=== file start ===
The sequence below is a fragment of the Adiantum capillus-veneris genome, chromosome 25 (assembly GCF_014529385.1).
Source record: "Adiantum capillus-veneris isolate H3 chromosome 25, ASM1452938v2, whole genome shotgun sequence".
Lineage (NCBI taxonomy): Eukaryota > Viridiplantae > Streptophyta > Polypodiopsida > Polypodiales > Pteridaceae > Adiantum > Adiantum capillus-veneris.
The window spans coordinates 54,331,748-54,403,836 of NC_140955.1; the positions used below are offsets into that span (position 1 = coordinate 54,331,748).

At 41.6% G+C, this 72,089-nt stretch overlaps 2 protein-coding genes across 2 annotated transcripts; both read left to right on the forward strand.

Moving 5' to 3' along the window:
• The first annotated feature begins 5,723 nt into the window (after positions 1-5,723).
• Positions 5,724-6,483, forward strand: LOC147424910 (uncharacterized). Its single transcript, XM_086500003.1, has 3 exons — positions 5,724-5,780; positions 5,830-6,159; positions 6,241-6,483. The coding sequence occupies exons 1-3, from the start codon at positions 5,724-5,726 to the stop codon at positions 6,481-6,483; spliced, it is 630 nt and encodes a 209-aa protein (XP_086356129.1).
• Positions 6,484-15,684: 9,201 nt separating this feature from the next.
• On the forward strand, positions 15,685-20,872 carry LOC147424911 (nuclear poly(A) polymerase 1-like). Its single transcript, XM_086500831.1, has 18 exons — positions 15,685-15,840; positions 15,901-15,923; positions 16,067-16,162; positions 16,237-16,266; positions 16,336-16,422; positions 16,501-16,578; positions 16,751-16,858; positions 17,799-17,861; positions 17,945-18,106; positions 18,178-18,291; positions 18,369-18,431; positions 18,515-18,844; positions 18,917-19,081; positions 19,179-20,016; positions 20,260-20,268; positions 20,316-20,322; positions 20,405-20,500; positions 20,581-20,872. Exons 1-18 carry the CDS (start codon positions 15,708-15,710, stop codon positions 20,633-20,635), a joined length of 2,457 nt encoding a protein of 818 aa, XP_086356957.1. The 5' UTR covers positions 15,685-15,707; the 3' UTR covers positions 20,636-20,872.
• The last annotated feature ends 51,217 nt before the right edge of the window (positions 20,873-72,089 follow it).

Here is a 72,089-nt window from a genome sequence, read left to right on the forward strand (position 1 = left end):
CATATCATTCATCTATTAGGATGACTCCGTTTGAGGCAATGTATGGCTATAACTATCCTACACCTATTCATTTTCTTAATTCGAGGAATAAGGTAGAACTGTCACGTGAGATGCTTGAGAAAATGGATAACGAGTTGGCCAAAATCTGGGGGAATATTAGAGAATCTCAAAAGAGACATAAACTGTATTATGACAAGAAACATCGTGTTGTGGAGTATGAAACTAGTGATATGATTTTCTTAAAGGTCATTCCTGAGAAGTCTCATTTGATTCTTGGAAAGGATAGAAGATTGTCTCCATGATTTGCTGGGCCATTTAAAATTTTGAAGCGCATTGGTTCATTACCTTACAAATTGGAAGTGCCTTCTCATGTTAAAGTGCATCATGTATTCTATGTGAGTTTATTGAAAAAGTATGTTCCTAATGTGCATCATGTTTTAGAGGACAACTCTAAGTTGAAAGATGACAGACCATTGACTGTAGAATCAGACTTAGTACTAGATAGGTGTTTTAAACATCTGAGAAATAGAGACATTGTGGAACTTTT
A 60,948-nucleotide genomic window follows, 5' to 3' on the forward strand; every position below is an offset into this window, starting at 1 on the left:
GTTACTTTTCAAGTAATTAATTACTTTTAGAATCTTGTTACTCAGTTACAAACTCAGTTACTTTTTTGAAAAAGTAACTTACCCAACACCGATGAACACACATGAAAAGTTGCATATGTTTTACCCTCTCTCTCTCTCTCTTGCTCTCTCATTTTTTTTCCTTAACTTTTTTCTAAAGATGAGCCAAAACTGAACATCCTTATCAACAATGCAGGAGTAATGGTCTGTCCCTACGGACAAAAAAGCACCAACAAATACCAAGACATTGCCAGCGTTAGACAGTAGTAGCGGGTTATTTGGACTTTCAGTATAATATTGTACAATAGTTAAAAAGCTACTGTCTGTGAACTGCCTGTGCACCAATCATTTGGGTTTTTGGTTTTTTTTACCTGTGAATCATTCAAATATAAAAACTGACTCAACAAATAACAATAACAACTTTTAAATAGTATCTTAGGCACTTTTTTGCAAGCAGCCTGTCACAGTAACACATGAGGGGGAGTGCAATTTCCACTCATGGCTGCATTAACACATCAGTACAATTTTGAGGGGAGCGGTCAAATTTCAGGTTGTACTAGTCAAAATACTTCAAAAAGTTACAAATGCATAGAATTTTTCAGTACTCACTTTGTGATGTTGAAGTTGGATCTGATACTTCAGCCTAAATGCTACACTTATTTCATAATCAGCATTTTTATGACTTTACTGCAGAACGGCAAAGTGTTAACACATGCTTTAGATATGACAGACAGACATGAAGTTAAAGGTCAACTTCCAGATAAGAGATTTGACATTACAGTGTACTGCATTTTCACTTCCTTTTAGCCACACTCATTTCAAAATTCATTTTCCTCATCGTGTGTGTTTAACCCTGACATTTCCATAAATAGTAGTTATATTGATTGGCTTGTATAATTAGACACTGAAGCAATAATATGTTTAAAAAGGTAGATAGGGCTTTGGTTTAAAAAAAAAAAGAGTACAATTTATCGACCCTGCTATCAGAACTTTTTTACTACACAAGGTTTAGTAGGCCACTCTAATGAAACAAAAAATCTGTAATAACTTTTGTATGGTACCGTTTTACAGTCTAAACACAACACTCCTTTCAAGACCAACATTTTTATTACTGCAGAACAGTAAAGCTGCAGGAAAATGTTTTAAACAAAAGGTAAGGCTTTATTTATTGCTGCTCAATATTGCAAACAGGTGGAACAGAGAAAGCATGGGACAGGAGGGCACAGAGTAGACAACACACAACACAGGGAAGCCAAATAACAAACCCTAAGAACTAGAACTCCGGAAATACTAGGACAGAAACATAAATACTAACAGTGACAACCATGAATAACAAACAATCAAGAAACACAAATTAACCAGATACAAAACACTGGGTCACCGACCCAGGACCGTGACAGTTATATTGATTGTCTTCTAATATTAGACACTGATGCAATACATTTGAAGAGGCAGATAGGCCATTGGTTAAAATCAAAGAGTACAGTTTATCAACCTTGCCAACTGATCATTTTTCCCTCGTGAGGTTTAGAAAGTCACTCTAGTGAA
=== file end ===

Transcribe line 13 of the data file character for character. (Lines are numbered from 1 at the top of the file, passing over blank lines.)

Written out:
CATATCATTCATCTATTAGGATGACTCCGTTTGAGGCAATGTATGGCTATAACTATCCTACACCTATTCATTTTCTTAATTCGAGGAATAAGGTAGAACTGTCACGTGAGATGCTTGAGAAAATGGATAACGAGTTGGCCAAAATCTGGGGGAATATTAGAGAATCTCAAAAGAGACATAAACTGTATTATGACAAGAAACATCGTGTTGTGGAGTATGAAACTAGTGATATGATTTTCTTAAAGGTCATTCCTGAGAAGTCTCATTTGATTCTTGGAAAGGATAGAAGATTGTCTCCATGATTTGCTGGGCCATTTAAAATTTTGAAGCGCATTGGTTCATTACCTTACAAATTGGAAGTGCCTTCTCATGTTAAAGTGCATCATGTATTCTATGTGAGTTTATTGAAAAAGTATGTTCCTAATGTGCATCATGTTTTAGAGGACAACTCTAAGTTGAAAGATGACAGACCATTGACTGTAGAATCAGACTTAGTACTAGATAGGTGTTTTAAACATCTGAGAAATAGAGACATTGTGGAACTTTT